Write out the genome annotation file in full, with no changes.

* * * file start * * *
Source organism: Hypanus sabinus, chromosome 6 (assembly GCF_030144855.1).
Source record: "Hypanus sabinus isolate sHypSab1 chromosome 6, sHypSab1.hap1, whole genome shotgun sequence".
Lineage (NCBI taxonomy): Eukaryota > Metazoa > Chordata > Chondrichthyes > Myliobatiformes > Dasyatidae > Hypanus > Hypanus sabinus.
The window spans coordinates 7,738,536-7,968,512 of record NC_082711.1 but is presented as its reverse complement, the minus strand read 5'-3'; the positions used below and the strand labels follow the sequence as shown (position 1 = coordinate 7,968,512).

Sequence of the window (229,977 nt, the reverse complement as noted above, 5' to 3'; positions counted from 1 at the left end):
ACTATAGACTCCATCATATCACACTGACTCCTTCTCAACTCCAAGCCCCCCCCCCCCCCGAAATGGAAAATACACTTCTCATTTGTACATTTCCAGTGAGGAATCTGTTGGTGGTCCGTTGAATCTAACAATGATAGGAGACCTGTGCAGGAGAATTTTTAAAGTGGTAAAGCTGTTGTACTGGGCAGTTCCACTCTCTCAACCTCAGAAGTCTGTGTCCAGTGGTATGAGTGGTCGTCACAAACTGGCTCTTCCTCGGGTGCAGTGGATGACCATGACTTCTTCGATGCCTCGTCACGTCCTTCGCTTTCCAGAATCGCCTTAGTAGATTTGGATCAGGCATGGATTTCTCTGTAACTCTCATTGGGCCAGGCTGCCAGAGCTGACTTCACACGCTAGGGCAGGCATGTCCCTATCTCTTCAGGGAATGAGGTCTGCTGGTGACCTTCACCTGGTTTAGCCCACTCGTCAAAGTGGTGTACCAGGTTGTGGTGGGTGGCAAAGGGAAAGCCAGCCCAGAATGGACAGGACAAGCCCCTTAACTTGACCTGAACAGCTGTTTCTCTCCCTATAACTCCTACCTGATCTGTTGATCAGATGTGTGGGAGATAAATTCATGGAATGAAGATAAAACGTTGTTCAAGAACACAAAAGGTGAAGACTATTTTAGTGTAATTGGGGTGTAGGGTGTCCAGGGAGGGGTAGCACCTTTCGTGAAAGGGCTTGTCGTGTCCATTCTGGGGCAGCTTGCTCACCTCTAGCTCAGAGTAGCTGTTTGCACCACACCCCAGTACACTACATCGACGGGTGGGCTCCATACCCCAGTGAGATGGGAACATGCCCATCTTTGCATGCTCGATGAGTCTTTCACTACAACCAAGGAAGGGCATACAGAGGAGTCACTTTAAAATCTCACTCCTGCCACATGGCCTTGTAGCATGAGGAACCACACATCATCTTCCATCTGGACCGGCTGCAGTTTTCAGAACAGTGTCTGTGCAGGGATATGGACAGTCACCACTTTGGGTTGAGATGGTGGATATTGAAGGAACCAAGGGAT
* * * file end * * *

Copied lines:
Source organism: Hypanus sabinus, chromosome 6 (assembly GCF_030144855.1).
Source record: "Hypanus sabinus isolate sHypSab1 chromosome 6, sHypSab1.hap1, whole genome shotgun sequence".
Lineage (NCBI taxonomy): Eukaryota > Metazoa > Chordata > Chondrichthyes > Myliobatiformes > Dasyatidae > Hypanus > Hypanus sabinus.
The window spans coordinates 7,738,536-7,968,512 of record NC_082711.1 but is presented as its reverse complement, the minus strand read 5'-3'; the positions used below and the strand labels follow the sequence as shown (position 1 = coordinate 7,968,512).

Sequence of the window (229,977 nt, the reverse complement as noted above, 5' to 3'; positions counted from 1 at the left end):
ACTATAGACTCCATCATATCACACTGACTCCTTCTCAACTCCAAGCCCCCCCCCCCCCCGAAATGGAAAATACACTTCTCATTTGTACATTTCCAGTGAGGAATCTGTTGGTGGTCCGTTGAATCTAACAATGATAGGAGACCTGTGCAGGAGAATTTTTAAAGTGGTAAAGCTGTTGTACTGGGCAGTTCCACTCTCTCAACCTCAGAAGTCTGTGTCCAGTGGTATGAGTGGTCGTCACAAACTGGCTCTTCCTCGGGTGCAGTGGATGACCATGACTTCTTCGATGCCTCGTCACGTCCTTCGCTTTCCAGAATCGCCTTAGTAGATTTGGATCAGGCATGGATTTCTCTGTAACTCTCATTGGGCCAGGCTGCCAGAGCTGACTTCACACGCTAGGGCAGGCATGTCCCTATCTCTTCAGGGAATGAGGTCTGCTGGTGACCTTCACCTGGTTTAGCCCACTCGTCAAAGTGGTGTACCAGGTTGTGGTGGGTGGCAAAGGGAAAGCCAGCCCAGAATGGACAGGACAAGCCCCTTAACTTGACCTGAACAGCTGTTTCTCTCCCTATAACTCCTACCTGATCTGTTGATCAGATGTGTGGGAGATAAATTCATGGAATGAAGATAAAACGTTGTTCAAGAACACAAAAGGTGAAGACTATTTTAGTGTAATTGGGGTGTAGGGTGTCCAGGGAGGGGTAGCACCTTTCGTGAAAGGGCTTGTCGTGTCCATTCTGGGGCAGCTTGCTCACCTCTAGCTCAGAGTAGCTGTTTGCACCACACCCCAGTACACTACATCGACGGGTGGGCTCCATACCCCAGTGAGATGGGAACATGCCCATCTTTGCATGCTCGATGAGTCTTTCACTACAACCAAGGAAGGGCATACAGAGGAGTCACTTTAAAATCTCACTCCTGCCACATGGCCTTGTAGCATGAGGAACCACACATCATCTTCCATCTGGACCGGCTGCAGTTTTCAGAACAGTGTCTGTGCAGGGATATGGACAGTCACCACTTTGGGTTGAGATGGTGGATATTGAAGGAACCAAGGGAT